The Missouri football team faces a daunting obstacle against Texas A&M on Saturday that’s not the Aggies’ squad.
The Tigers must compete with the 12th Man, a nickname given to Kyle Field’s raucous crowd.
“It’s nothing like they have ever seen before,” Brad Ekwerekwu, a senior from Arlington, Texas, said. “It’s going to be bananas out there.”
Chase Daniel, the Tigers’ quarterback from Southlake, Texas, agrees.
“It’s going to be a tough test down at A&M,” Daniel said. “There is going to be 80,000-plus fans screaming and hating you.”
The Aggies’ 12th Man is not to be taken lightly. Many consider the team’s home-field advantage one of the best in nation.
The 12th Man’s storied history at Texas A&M (5-1, 1-1 Big 12) began on Jan. 2, 1922. With limited reserves, coach Dana X. Bible turned to former player E. King Gill, asking Gill to come down from the stands and suit up in case the Aggies needed him. At the end of Texas A&M’s 22-14 victory against top-ranked Centre College, Gill was the only player left standing on the Aggies’ sideline.
Although Gill didn’t play in the game, he still won the admiration of the team and fans by standing the entire game ready to help the team if need be. Because of Gill’s support, the entire student section at Kyle Field now stands the whole game, just like Gill, waiting to help the team.
Texas A&M is serious when it comes to respecting the 12th Man. It is a trademark, and the university has taken legal action against the Seattle Seahawks for using the name for their home crowd. Texas A&M now allows the Seahawks to use the 12th Man name, but the team has to pay Texas A&M a licensing fee and state that the university owns the trademark.
A press release from Steven B. Moore, Texas A&M’s chief marketing officer, referring to the case expresses what the 12th Man symbolizes.
“The 12th Man is a call to action for Aggies. It symbolizes loyalty and our unique Aggie spirit,” the release said. “It creates friendships where none existed before, heals wounds that seemed to be beyond repair and creates a common language that Aggies speak all over the world.”
The Tigers might not have a common language throughout the world, but the team did say it’s ready for the noise.
“We just do the same thing we have been doing,” Pinkel said about preparing for the 12th Man. “It was pretty loud Saturday and it’s going to be pretty loud this Saturday.”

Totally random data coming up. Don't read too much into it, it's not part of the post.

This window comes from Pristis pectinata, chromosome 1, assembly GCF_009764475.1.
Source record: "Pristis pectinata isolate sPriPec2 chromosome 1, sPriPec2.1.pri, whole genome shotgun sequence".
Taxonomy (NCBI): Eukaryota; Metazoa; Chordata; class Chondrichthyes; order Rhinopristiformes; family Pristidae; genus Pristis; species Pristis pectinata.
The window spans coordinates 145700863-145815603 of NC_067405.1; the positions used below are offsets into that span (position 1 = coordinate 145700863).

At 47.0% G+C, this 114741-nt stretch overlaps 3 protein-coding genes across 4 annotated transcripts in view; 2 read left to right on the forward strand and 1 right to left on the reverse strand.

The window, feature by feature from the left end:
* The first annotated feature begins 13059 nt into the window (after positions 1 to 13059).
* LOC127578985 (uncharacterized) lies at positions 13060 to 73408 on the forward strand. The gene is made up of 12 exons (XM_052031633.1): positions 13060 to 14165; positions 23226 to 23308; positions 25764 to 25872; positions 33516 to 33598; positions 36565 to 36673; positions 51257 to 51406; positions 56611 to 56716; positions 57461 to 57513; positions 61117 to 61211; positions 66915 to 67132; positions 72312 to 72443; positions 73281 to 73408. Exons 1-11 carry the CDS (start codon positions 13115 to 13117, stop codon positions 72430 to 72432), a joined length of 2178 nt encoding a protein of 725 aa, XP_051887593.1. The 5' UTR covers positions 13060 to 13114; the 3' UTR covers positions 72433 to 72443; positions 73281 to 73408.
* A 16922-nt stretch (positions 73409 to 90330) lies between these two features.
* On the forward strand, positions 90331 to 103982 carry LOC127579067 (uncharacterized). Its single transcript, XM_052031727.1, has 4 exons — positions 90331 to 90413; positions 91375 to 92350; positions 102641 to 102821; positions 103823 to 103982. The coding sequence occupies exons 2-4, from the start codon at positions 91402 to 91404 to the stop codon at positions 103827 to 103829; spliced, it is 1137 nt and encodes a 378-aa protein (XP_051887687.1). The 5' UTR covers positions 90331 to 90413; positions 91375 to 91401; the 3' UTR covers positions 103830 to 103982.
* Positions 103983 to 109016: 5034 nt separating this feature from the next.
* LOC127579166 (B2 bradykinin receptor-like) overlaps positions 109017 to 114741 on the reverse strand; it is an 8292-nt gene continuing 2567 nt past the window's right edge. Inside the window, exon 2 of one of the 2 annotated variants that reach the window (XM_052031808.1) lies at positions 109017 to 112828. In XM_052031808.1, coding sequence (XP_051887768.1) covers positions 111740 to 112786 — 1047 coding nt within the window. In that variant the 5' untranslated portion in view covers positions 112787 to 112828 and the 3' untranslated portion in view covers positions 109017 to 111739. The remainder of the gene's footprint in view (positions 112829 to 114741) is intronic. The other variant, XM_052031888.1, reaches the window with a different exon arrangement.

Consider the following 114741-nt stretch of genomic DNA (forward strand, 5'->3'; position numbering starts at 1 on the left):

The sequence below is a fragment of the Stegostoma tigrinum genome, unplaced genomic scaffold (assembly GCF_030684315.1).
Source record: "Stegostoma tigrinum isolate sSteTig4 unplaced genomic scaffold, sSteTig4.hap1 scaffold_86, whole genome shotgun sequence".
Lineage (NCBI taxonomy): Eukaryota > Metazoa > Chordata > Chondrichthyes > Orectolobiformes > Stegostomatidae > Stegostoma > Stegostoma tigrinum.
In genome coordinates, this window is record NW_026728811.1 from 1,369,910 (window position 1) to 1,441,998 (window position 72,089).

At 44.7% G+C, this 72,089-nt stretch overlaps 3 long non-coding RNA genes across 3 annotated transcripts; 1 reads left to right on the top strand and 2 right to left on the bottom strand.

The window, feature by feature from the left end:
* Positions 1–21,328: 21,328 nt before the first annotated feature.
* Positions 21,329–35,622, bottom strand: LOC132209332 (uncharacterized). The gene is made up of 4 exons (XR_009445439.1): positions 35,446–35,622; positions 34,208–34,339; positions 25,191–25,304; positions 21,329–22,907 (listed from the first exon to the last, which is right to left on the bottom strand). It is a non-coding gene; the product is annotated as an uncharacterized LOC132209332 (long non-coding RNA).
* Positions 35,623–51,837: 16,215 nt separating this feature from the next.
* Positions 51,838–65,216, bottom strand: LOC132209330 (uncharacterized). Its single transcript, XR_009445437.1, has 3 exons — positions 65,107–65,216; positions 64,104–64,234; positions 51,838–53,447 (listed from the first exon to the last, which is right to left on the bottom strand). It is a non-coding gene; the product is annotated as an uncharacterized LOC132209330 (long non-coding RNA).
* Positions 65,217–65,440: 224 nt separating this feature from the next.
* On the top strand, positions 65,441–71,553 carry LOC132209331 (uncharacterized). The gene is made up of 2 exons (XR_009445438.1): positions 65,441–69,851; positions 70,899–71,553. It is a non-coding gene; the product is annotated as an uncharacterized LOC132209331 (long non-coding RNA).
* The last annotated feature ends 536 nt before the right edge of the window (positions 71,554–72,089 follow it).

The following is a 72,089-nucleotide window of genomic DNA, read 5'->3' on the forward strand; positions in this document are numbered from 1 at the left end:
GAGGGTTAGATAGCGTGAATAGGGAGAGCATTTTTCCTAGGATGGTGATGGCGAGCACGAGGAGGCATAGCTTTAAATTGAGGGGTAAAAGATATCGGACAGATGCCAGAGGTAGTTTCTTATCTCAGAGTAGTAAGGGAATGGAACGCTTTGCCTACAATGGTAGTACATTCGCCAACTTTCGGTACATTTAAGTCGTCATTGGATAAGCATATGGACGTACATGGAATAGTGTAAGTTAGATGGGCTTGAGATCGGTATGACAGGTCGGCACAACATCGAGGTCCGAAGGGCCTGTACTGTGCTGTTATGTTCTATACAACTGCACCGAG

Brian Smith, a Denton, Texas, native, said he hasn’t told the younger players on the team about the crowd at Texas A&M.
“I don’t want to shock any fear in anybody’s heart, get anybody intimidated by the large crowd,” Smith said. “I just want to keep everyone focused, and let them know it’s business as usual.”
Smith said he isn’t intimidated by the crowd. He was on the sidelines as a redshirt when Missouri beat the Aggies 33-27 in overtime on the road in 2002.
“The crowd was loud, and they were enthusiastic,” Smith said. “They had a little wave thing going and all that, but we came out with the victory. So, it speaks for itself.”
Besides the crowd, something else that can give Missouri problems is Jorvorskie Lane, the Aggies’ 274-pound starting tailback.
Both Pinkel and Matt Eberflus, the Tigers’ defensive coordinator, said they had never faced a tailback as big as Lane.
“I have a lot of scout team offensive linemen that want to be him this week,” Pinkel said. “He’s a big athlete that can run. Usually guys that big can’t run like that and have the balance he does. He certainly presents a problem.”
Stephen McGee, the Aggies’ quarterback, is the second straight Big 12 Conference Offensive Player of the Week the Tigers are facing. Last week Missouri’s defense easily stopped Texas Tech’s quarterback Graham Harrell, who threw two interceptions and fumbled the ball three times.
“They are a very good football team. They are one play way from being undefeated,” Pinkel said, referring to Texas A&M’s 31-27 loss to Texas Tech on a 37-yard pass with 26 seconds left in the game.